Iraqi Archbishop: Pope Francis is Coming to Iraq as a ‘Prophet’

Speaking with Register this week, Chaldean Archbishop Michaeel Najeeb of Mosul says the Holy Father’s March 5-8 trip to his troubled nation is badly needed, despite the risks involved.

The Chaldean Catholic Archbishop of Mosul Najeeb Michaeer (R) tours the old part of the northern city of Mosul, to follow the progress of restoration works there, on February 3, 2021. From Mosul's rubble-strewn streets to ancient churches at Karamlesh badly damaged by the Islamic State group, Archbishop Najeeb Michaeel is preparing for the first-ever papal visit to Iraq.
The Chaldean Catholic Archbishop of Mosul Najeeb Michaeer (R) tours the old part of the northern city of Mosul, to follow the progress of restoration works there, on February 3, 2021. From Mosul's rubble-strewn streets to ancient churches at Karamlesh badly damaged by the Islamic State group, Archbishop Najeeb Michaeel is preparing for the first-ever papal visit to Iraq. (photo: SAFIN HAMED Safin Hamed / AFP/Getty)

The Christians of Mosul are eagerly looking forward to Pope Francis’ visit to the once predominantly Christian city devastated by ISIS and are hoping that he will declare some of those killed by the Islamist invaders as martyrs. 

Chaldean Archbishop Michaeel Najeeb of Mosul told the Register March 2 that the Pope’s visit on Sunday will give the small number of Christians living there hope and strength, and encourage those who fled ISIS invaders to return.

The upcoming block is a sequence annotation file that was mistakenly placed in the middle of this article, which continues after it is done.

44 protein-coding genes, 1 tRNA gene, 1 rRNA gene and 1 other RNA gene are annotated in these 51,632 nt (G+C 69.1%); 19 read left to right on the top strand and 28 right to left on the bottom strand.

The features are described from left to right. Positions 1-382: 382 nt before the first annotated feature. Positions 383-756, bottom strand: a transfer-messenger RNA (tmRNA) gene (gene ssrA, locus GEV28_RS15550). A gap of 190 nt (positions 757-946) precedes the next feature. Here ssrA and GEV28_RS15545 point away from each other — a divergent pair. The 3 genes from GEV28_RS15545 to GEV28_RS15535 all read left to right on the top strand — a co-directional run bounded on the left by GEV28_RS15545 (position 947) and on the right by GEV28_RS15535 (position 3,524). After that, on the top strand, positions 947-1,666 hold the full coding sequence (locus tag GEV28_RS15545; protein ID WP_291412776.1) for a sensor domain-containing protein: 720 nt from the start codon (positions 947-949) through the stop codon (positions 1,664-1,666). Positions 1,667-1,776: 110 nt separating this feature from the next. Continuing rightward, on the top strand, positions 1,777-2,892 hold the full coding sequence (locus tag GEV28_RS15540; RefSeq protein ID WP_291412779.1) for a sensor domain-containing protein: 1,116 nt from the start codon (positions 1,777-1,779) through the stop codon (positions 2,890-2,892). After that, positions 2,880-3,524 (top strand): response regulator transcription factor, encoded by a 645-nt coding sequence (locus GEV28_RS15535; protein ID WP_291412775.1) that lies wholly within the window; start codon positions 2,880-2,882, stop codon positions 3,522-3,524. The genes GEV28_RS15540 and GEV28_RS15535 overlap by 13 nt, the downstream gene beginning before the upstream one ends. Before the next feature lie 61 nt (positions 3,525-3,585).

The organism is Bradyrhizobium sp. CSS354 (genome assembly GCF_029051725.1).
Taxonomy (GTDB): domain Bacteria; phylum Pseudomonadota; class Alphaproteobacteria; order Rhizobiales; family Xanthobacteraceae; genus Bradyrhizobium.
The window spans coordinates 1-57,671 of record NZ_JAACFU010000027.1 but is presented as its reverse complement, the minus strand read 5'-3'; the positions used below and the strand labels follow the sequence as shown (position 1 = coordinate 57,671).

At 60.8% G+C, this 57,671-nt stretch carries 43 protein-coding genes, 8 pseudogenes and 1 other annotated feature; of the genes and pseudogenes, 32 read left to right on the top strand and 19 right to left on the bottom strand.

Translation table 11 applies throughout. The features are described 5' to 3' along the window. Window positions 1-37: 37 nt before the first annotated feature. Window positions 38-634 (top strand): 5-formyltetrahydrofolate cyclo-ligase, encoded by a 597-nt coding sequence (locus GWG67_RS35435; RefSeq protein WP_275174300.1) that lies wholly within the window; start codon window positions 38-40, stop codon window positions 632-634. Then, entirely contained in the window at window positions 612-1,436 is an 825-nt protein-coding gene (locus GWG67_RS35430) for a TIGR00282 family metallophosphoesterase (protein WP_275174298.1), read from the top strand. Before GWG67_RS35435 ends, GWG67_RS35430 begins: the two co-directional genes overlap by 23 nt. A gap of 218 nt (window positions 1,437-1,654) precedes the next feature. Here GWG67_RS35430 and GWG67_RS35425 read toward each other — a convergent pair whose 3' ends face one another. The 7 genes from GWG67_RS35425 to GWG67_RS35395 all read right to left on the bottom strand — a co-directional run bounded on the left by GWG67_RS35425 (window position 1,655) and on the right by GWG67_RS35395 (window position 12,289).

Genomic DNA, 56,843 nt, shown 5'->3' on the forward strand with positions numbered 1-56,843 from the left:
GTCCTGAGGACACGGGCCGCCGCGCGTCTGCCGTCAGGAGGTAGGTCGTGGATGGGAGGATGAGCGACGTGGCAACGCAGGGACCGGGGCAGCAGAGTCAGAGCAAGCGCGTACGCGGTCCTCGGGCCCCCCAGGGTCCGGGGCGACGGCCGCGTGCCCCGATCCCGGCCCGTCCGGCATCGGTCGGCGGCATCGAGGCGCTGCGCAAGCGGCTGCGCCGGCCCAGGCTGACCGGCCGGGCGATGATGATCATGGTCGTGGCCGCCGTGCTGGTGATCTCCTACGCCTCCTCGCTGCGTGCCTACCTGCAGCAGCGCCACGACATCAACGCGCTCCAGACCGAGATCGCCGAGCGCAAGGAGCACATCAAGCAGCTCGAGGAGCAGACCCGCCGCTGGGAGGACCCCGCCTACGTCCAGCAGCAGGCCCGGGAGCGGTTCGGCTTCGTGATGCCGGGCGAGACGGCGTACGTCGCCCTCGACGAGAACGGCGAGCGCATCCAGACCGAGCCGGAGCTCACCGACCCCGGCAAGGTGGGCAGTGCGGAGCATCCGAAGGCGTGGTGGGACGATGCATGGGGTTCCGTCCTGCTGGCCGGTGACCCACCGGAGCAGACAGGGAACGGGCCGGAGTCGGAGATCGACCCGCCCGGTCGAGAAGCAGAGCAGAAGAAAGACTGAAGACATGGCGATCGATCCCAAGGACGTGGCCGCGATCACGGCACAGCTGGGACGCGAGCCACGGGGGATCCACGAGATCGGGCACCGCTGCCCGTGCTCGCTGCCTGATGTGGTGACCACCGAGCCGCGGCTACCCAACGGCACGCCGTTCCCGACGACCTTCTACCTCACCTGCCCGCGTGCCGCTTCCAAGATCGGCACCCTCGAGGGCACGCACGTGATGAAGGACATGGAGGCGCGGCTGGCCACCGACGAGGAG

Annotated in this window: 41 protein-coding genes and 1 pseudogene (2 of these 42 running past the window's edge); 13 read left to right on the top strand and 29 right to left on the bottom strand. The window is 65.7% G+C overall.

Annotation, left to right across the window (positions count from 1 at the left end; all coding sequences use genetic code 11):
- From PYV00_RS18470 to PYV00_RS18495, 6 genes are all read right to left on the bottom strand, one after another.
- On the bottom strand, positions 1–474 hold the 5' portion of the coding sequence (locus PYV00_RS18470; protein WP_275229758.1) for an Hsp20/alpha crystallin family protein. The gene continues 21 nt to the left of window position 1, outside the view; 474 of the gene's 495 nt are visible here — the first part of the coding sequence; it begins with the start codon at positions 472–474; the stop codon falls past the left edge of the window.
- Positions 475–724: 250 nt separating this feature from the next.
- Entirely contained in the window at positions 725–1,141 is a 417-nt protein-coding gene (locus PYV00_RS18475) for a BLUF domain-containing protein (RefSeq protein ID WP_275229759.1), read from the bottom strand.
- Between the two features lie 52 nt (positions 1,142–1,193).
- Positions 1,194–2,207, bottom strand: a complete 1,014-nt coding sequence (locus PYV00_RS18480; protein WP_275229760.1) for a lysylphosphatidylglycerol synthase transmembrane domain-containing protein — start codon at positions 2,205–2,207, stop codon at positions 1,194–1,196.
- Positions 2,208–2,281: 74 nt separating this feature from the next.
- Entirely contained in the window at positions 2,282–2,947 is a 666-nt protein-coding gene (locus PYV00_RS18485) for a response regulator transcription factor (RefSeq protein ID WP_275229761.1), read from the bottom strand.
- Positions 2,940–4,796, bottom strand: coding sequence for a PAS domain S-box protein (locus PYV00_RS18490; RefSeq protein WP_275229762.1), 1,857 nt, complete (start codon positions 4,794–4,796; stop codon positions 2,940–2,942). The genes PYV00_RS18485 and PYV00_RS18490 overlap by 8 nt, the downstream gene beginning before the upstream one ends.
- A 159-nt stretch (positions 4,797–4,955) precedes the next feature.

The Dominican prelate, who said he has seen the Pope’s Mosul speech, advised that Francis will draw attention to the plight of the persecuted as well as warn against corruption and the arms trade, and underline the importance of interfaith dialogue. Many Muslims, he said, have been freely helping in preparing for the event. 

Archbishop Najeeb also said he disagrees with some who think the visit should be postponed due to spikes in COVID cases and recent militant attacks. “If there were no violence, no problems in Iraq, why should he come here?” he said. “It would make no sense.”


What can we learn from Iraq’s saints and especially from her modern martyrs?

Through history we have had many famous saints. They’re around Mosul and in Nineveh — so many hundreds of persons whose names are given to monasteries and churches because they were very holy, they performed many miracles, and I know God put them with saints in heaven. 

The modern martyrs are really martyrs, even if they’re not yet declared saints. At the Vatican there are many complicated procedures in order to be declared beatified and afterward declared saints. Here, when a person gives his blood through prayer, the word, because of the name of Jesus Christ, the name of the Cross, they are saints, as well as all the people martyred through genocide — the Syrians, Chaldeans, the Orthodox. They’re saints because they were killed in the name of Jesus.